Reality and the “Racist Cop”
Google “racist cop” and you’ll get more than 2.5 million results. The articles range from specific statements made on social media to snippets of audio from police body and dash cameras. Seemingly everything is interpreted as a racist comment even when the statement or words do not evidence any animosity toward any race.
Merriam-Webster defines racism as “a belief that race is the primary determinant of human traits and capacities and that racial differences produce an inherent superiority of a particular race.” This definition is consistent with others. The Oxford Living dictionary definition is “Prejudice, discrimination, or antagonism directed against someone of a different race based on the belief that one’s own race is superior.” The notion of the superiority of a particular race points out the fallacy of the notion that racism is rampant in law enforcement and more specifically that law enforcement officers (LEOs) are inherently biased against African American citizens. Logic would dictate that for this to be true there must be some consistency in the race of LEOs to explain the consistency in their beliefs.
I recently attended a law enforcement conference with more than 5,000 law enforcement officers in attendance. The LEOs represented all races and ages. In addition, there were male and female LEOs. In short, there was nothing uniform about the group, at least in terms of race, gender, age, or ethnicity. The notion that all of these LEOs, from varied backgrounds and cultures who grew up in varying environments, have a belief in the “superiority of a particular race” is illogical.
Racism is an individual “belief.” I have no doubt that some people who believe in the “superiority of a particular race” are in law enforcement. There are nearly 1 million LEOs in the United States so the odds are, as sad as it is, that is the case. However, this only gets law enforcement critics halfway to their espoused beliefs. The next question is what race do those LEOs believe is superior? While that makes perfect sense, many people have no desire to apply any common sense or logic to this discussion.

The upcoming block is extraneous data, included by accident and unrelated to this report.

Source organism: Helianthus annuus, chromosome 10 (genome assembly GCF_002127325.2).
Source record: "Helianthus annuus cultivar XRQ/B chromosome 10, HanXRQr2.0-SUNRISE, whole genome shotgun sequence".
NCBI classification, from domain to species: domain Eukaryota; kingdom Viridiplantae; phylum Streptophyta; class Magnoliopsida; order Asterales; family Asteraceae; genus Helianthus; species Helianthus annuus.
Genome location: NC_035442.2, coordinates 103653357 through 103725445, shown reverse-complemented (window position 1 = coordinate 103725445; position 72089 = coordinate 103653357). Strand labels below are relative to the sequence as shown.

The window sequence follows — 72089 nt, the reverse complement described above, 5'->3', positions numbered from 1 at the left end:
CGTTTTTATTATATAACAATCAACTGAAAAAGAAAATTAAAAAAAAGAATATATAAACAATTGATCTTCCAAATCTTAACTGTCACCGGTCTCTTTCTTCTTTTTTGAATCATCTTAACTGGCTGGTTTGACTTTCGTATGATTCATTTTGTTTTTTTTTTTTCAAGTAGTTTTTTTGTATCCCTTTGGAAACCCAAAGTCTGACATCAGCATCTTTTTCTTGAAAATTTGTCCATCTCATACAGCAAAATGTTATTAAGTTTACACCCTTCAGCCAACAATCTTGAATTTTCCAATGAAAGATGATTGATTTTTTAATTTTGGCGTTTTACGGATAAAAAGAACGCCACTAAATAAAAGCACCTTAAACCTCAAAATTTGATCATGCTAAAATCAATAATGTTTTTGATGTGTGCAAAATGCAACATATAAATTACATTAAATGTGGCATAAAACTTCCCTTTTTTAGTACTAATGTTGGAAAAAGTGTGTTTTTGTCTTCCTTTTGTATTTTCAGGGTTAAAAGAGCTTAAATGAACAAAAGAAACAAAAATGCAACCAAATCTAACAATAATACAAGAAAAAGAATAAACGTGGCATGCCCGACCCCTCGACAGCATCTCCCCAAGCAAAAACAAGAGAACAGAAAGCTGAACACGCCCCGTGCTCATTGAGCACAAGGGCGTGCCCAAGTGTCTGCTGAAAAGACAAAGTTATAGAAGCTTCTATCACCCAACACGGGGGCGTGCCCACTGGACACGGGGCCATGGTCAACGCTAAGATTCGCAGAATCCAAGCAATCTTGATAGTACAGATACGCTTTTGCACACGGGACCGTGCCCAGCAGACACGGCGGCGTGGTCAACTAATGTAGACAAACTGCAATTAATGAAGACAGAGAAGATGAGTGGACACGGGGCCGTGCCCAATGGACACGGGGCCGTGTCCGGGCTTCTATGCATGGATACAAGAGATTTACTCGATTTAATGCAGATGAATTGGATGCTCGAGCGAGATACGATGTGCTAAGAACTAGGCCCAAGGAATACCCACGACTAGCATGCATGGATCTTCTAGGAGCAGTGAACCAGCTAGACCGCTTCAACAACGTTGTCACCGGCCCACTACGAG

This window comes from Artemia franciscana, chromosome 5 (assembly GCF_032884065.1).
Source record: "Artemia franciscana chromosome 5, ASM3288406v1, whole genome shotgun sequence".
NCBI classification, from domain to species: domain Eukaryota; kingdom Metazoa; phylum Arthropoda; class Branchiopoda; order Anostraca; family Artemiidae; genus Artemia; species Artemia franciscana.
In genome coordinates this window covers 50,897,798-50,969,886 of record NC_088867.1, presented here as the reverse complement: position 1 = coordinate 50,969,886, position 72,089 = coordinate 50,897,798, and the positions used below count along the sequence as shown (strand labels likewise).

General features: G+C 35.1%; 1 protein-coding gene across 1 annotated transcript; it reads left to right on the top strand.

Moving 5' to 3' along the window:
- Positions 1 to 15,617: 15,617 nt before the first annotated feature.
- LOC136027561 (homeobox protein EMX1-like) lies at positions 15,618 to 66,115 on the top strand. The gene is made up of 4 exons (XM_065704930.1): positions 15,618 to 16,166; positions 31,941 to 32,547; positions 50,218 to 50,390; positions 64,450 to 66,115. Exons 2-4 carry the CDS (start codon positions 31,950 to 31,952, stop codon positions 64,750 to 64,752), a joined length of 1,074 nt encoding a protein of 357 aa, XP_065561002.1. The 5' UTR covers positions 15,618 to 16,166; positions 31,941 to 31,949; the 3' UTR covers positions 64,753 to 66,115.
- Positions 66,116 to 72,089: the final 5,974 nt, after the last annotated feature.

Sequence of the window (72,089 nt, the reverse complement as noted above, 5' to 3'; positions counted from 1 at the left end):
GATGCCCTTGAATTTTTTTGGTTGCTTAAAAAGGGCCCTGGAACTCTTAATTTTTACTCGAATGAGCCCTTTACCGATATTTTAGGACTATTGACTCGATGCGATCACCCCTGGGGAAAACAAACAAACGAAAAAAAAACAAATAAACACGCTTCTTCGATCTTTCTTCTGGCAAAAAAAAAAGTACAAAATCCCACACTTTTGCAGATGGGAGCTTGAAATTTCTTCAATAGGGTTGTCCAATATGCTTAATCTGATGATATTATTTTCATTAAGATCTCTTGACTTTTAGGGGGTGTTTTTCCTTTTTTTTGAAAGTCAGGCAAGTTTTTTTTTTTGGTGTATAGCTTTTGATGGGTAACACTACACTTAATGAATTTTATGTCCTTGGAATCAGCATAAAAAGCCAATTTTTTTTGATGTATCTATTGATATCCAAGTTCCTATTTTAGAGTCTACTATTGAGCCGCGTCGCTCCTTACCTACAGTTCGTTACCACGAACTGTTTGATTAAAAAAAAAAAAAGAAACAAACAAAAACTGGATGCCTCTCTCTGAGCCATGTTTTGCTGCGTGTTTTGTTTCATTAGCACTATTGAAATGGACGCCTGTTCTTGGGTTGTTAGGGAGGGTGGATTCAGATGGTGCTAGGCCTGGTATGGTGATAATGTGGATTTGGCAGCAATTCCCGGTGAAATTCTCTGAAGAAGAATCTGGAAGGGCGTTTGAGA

The labeling of all LEOs as racists is more than just inaccurate. It is dangerous. Approximately 180 LEOs have been shot in the line of duty this year, many through ambushes, and more than 30 have been murdered. This rhetoric, perpetuated through media sources as well as social media and blogs, is dangerous. Even more concerning is the fact that these same groups refuse to condemn the outward calls for the death and assaults of LEOs.
The current dialogue is forcing great LEOs out of the profession and convincing a lot of candidates to abandon their consideration of law enforcement as a career. Labeling diverse groups as racist only serves to dilute the true danger of racism. Any professional LEO would not want to work next to a true racist.
As to those 5,000 LEOs I spent nearly a week with, they answer 911 calls, get flagged down for help, and run toward gunshots without regard for the race, sex, age, or ethnicity of those needing help. For that, they deserve respect. They certainly deserve better treatment than to be labeled as racists especially by people who would never put their lives in danger for strangers. Every day, LEOs put themselves in danger-even those with contempt for the uniforms and badges worn by their rescuers. Stay safe.
Lance LoRusso is a former cop turned litigator. Lance serves as General Counsel to the Georgia State Lodge of the Fraternal Order of Police. He served as a law enforcement officer for 12 years, including his tenure in law school. As a Cobb County officer, Lance worked patrol and in the training division. Lance has lectured on deadly force and other topics to over 2,000 law enforcement officers from more than 25 states, several federal agencies, and international police associations. He has served as a use of force expert and regularly consults with attorneys defending law enforcement officers in use of force and criminal cases brought against them. Lance is an active law enforcement advocate for with media outlets, such as local and nationally syndicated TV & radio, The Wall Street Journal, CNN, New York Times, and Fox News. Lance’s blog – BlueLineLawyer.com – is an active legal resource for cops.
(Photo: Screenshot Detroit Police Department recruitment video)
Want More Stories Like This?
Subscribe to our email list and get notified each time we release a breaking news story.